2. Biomaterials: These are synthetic graft substitutes, or matrices, formed from a variety of materials, including natural and synthetic polymers, ceramics, metallics, and composites, that are designed to mimic the three-dimensional characteristics of autograft tissue while maintaining viable cell populations.

What Are the Ideal Requisites for Synthetic Biomaterials?

  1. The surface should permit cell adhesion, promote cell growth, and allow the retention of differentiated cell functions.

  2. The scaffolds should be biocompatible, lacking an immunogenic response. Neither the polymer nor its degradation by-products should provoke inflammation or toxicity in vivo.

  3. The scaffold should be biodegradable and eventually eliminated unless metallic.

  4. The porosity of the material should be high enough to-

  • Provide sufficient space for cell adhesion.

  • Extracellular matrix regeneration

  • Minimal diffusional constraints during culture.

  • The pore structure should allow even spatial cell distribution throughout the scaffold to facilitate homogeneous tissue formation.

  • The scaffold structures must be highly porous, open-pored, and fully interconnected.

  • The material should be reproducibly processable into a three-dimensional structure.

How Does A Synthetic Biomaterial Respond to Load and Stress?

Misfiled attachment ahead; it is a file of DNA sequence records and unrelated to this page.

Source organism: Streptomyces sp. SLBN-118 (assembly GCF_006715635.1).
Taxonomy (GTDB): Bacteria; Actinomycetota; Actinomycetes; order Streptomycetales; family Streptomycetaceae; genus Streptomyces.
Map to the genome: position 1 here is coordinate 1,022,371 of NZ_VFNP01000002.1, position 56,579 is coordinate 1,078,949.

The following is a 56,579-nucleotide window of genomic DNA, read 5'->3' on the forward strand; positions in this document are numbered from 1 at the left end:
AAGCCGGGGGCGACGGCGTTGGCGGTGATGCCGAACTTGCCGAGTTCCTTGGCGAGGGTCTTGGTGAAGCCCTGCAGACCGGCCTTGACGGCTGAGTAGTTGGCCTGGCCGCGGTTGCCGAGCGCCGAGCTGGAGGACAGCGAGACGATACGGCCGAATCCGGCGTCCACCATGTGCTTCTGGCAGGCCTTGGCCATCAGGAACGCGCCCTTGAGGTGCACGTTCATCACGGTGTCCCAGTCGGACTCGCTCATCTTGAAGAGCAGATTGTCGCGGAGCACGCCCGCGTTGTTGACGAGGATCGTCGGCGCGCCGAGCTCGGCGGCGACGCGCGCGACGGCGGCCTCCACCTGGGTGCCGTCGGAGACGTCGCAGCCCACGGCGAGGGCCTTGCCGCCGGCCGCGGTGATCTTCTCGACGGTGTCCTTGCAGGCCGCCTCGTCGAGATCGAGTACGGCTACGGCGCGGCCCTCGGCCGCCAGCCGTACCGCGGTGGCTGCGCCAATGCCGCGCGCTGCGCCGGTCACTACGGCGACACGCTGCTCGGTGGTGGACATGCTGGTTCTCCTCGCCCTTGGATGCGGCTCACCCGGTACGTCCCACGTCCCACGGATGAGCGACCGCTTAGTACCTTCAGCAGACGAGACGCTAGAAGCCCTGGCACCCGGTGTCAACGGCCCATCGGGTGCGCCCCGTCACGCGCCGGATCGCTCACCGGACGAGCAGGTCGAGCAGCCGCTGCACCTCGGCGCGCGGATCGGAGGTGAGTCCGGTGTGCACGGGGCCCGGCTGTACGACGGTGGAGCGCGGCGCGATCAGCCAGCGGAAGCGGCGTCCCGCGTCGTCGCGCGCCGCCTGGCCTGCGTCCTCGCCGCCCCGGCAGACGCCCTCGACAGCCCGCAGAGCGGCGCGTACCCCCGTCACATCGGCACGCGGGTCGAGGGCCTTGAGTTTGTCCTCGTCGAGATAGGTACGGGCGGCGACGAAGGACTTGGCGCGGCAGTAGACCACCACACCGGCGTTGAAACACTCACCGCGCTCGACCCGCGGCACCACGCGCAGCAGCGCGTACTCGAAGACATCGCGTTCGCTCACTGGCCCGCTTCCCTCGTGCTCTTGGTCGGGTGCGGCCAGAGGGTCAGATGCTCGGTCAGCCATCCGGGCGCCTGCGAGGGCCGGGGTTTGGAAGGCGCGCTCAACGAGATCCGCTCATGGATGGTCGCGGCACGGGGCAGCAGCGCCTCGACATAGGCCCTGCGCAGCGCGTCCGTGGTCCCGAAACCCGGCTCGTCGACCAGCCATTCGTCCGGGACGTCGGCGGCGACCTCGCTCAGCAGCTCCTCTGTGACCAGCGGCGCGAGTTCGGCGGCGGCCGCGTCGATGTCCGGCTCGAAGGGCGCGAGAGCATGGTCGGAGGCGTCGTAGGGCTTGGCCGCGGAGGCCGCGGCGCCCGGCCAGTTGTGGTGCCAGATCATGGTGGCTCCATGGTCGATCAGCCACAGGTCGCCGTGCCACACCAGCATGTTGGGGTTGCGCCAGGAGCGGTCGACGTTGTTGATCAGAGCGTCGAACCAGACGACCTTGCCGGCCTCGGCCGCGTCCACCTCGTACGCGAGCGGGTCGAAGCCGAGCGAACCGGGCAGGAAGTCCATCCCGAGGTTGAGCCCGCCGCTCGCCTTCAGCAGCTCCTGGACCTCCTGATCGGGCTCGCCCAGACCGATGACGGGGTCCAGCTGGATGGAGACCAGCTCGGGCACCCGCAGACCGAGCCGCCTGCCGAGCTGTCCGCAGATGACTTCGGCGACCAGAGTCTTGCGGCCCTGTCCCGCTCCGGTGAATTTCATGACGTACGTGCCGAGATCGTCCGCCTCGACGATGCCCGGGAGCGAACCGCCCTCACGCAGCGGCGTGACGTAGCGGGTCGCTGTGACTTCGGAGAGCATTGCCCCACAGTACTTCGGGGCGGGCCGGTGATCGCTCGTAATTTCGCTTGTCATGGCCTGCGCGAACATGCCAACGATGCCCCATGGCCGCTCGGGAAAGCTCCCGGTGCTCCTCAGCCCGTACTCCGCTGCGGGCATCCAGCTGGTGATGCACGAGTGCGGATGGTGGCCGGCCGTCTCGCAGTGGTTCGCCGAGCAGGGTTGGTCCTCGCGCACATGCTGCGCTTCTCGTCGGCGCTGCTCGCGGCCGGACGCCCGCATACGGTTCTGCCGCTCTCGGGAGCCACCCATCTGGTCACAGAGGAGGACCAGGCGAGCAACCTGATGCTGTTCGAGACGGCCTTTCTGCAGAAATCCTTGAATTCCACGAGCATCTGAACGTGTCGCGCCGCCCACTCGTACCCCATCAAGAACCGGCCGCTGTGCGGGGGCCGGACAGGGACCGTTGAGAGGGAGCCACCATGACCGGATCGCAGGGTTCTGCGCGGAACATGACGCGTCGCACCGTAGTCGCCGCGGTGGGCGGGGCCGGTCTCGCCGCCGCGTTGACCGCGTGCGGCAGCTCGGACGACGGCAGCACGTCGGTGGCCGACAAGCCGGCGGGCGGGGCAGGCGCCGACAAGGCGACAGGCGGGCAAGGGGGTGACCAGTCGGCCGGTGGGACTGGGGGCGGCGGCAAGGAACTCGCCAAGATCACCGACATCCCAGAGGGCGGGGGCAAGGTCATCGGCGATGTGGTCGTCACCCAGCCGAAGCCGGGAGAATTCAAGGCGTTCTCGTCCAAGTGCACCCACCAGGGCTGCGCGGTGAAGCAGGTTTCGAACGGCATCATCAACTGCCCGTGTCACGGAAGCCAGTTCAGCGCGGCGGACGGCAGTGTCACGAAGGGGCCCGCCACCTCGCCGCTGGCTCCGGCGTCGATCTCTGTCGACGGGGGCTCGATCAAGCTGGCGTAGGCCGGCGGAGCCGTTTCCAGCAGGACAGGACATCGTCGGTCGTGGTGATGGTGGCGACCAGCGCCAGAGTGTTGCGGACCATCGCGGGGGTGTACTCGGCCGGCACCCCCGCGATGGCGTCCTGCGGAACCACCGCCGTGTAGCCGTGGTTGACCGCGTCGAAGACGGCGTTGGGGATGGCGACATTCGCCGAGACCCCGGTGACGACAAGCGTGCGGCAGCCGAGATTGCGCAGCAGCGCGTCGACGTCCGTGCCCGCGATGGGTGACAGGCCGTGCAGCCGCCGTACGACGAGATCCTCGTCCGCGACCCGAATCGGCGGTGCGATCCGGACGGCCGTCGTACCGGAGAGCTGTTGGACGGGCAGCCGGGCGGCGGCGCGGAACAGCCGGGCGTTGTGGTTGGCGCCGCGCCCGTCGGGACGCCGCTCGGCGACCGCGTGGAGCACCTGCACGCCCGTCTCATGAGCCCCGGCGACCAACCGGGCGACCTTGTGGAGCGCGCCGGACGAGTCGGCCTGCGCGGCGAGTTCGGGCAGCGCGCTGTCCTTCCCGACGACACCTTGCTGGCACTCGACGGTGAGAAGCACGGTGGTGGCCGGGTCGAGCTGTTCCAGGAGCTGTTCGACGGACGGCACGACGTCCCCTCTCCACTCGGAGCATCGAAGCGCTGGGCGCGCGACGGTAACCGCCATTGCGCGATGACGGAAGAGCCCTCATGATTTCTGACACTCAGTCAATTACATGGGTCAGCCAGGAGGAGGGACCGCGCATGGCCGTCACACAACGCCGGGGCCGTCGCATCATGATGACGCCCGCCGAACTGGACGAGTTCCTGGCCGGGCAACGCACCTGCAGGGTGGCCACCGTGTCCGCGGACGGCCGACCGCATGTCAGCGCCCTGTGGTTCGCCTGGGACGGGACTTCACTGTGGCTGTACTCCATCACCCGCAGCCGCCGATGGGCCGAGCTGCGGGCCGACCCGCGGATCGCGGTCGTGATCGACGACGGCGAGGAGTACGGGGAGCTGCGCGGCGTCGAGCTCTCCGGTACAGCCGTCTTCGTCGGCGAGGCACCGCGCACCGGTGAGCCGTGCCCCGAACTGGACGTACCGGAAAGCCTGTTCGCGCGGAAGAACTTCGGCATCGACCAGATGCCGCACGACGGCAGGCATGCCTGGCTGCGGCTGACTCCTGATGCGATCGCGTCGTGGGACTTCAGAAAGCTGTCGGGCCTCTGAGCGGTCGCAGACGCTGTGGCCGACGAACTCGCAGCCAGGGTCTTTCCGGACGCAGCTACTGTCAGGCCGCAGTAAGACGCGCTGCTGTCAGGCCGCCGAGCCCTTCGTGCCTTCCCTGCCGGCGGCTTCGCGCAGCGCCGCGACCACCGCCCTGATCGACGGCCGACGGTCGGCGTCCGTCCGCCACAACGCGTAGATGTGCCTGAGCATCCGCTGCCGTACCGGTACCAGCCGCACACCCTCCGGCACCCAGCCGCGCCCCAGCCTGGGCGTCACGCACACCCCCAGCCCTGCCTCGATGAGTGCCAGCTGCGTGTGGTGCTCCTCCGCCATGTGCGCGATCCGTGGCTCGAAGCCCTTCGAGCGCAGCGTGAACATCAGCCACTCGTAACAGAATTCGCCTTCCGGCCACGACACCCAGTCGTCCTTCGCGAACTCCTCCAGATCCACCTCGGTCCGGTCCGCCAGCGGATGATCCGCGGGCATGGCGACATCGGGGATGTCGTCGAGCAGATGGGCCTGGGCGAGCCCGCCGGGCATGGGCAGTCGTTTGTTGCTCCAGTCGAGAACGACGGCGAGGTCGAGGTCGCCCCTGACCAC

Bone responds to the absence and presence of physical load. In response to these loads, the body either resorbs or forms bone. Given this principle, it is crucial to design a matrix that possesses mechanical properties similar to the tissue in the immediate surrounding area of the defect. An over-engineered matrix may result in bone resorption around the implant site, while an under-engineered matrix may fail as mechanical support to the skeleton.

How Does A Synthetic Biomaterial Act?

Several three-dimensional porous scaffolds fabricated from various biodegradable materials have been developed and used for tissue engineering of bone tissue. Synthetic bone-graft substitutes produced to overcome the inherent limitations of autograft and allograft represent an alternative strategy. Biomaterials are temporary matrices for bone growth and provide a specific environment and architecture for tissue development.

In addition, scaffolds can be used as a vehicle for drug delivery, such as antibiotics, chemotherapeutic agents, or growth factors.

  • Polymer.

  • Ceramic.

  • Metallic.

  • Composite.


Thus bone regeneration is a complex biological process that, when impaired, has led to the field of tissue engineering, stem cell research, and the development of synthetic materials that can aid in guided bone regeneration.

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20 Sep 2022  -  5 min read